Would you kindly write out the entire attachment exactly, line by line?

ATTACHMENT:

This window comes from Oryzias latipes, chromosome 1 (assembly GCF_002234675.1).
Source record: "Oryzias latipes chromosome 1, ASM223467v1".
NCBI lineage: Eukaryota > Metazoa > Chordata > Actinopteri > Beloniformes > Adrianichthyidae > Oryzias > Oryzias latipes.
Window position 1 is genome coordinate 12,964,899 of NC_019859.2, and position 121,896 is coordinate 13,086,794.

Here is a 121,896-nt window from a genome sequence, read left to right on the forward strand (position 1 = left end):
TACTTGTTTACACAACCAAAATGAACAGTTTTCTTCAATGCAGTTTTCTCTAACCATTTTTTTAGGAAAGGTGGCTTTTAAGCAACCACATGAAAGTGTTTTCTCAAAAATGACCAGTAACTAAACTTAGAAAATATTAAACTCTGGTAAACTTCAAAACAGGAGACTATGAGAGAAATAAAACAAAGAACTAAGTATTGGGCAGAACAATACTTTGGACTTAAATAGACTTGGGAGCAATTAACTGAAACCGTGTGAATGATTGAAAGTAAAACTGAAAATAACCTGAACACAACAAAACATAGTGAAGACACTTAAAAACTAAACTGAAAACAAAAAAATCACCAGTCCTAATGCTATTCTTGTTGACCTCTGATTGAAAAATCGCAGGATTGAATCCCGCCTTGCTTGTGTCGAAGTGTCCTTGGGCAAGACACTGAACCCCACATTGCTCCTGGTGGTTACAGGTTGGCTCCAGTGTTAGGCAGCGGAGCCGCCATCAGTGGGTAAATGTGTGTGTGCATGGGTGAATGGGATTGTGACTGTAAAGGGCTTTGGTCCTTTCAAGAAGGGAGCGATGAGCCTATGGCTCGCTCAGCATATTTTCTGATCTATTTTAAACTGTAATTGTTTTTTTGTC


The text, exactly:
This window comes from Oryzias latipes, chromosome 1 (assembly GCF_002234675.1).
Source record: "Oryzias latipes chromosome 1, ASM223467v1".
NCBI lineage: Eukaryota > Metazoa > Chordata > Actinopteri > Beloniformes > Adrianichthyidae > Oryzias > Oryzias latipes.
Window position 1 is genome coordinate 12,964,899 of NC_019859.2, and position 121,896 is coordinate 13,086,794.

Here is a 121,896-nt window from a genome sequence, read left to right on the forward strand (position 1 = left end):
TACTTGTTTACACAACCAAAATGAACAGTTTTCTTCAATGCAGTTTTCTCTAACCATTTTTTTAGGAAAGGTGGCTTTTAAGCAACCACATGAAAGTGTTTTCTCAAAAATGACCAGTAACTAAACTTAGAAAATATTAAACTCTGGTAAACTTCAAAACAGGAGACTATGAGAGAAATAAAACAAAGAACTAAGTATTGGGCAGAACAATACTTTGGACTTAAATAGACTTGGGAGCAATTAACTGAAACCGTGTGAATGATTGAAAGTAAAACTGAAAATAACCTGAACACAACAAAACATAGTGAAGACACTTAAAAACTAAACTGAAAACAAAAAAATCACCAGTCCTAATGCTATTCTTGTTGACCTCTGATTGAAAAATCGCAGGATTGAATCCCGCCTTGCTTGTGTCGAAGTGTCCTTGGGCAAGACACTGAACCCCACATTGCTCCTGGTGGTTACAGGTTGGCTCCAGTGTTAGGCAGCGGAGCCGCCATCAGTGGGTAAATGTGTGTGTGCATGGGTGAATGGGATTGTGACTGTAAAGGGCTTTGGTCCTTTCAAGAAGGGAGCGATGAGCCTATGGCTCGCTCAGCATATTTTCTGATCTATTTTAAACTGTAATTGTTTTTTTGTC